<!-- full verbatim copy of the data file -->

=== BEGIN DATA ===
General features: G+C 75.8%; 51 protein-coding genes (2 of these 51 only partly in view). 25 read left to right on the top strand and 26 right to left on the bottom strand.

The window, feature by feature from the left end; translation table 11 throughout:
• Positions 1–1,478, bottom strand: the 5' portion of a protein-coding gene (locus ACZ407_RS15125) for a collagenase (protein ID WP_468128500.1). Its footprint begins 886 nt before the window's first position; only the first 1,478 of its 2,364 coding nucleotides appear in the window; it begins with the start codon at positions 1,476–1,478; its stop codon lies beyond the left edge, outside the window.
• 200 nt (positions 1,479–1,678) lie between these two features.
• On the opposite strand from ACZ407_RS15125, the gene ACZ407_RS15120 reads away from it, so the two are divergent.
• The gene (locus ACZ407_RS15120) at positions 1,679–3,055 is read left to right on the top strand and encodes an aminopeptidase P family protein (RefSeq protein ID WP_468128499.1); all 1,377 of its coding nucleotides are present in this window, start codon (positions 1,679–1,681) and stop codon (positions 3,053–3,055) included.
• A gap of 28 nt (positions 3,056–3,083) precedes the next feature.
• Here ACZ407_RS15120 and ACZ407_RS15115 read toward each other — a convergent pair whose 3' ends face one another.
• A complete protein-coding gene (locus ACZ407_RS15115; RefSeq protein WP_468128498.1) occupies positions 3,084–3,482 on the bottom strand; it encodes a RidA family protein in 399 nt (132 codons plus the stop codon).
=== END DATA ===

General features: G+C 75.8%; 51 protein-coding genes (2 of these 51 only partly in view). 25 read left to right on the top strand and 26 right to left on the bottom strand.

The window, feature by feature from the left end; translation table 11 throughout:
• Positions 1–1,478, bottom strand: the 5' portion of a protein-coding gene (locus ACZ407_RS15125) for a collagenase (protein ID WP_468128500.1). Its footprint begins 886 nt before the window's first position; only the first 1,478 of its 2,364 coding nucleotides appear in the window; it begins with the start codon at positions 1,476–1,478; its stop codon lies beyond the left edge, outside the window.
• 200 nt (positions 1,479–1,678) lie between these two features.
• On the opposite strand from ACZ407_RS15125, the gene ACZ407_RS15120 reads away from it, so the two are divergent.
• The gene (locus ACZ407_RS15120) at positions 1,679–3,055 is read left to right on the top strand and encodes an aminopeptidase P family protein (RefSeq protein ID WP_468128499.1); all 1,377 of its coding nucleotides are present in this window, start codon (positions 1,679–1,681) and stop codon (positions 3,053–3,055) included.
• A gap of 28 nt (positions 3,056–3,083) precedes the next feature.
• Here ACZ407_RS15120 and ACZ407_RS15115 read toward each other — a convergent pair whose 3' ends face one another.
• A complete protein-coding gene (locus ACZ407_RS15115; RefSeq protein WP_468128498.1) occupies positions 3,084–3,482 on the bottom strand; it encodes a RidA family protein in 399 nt (132 codons plus the stop codon).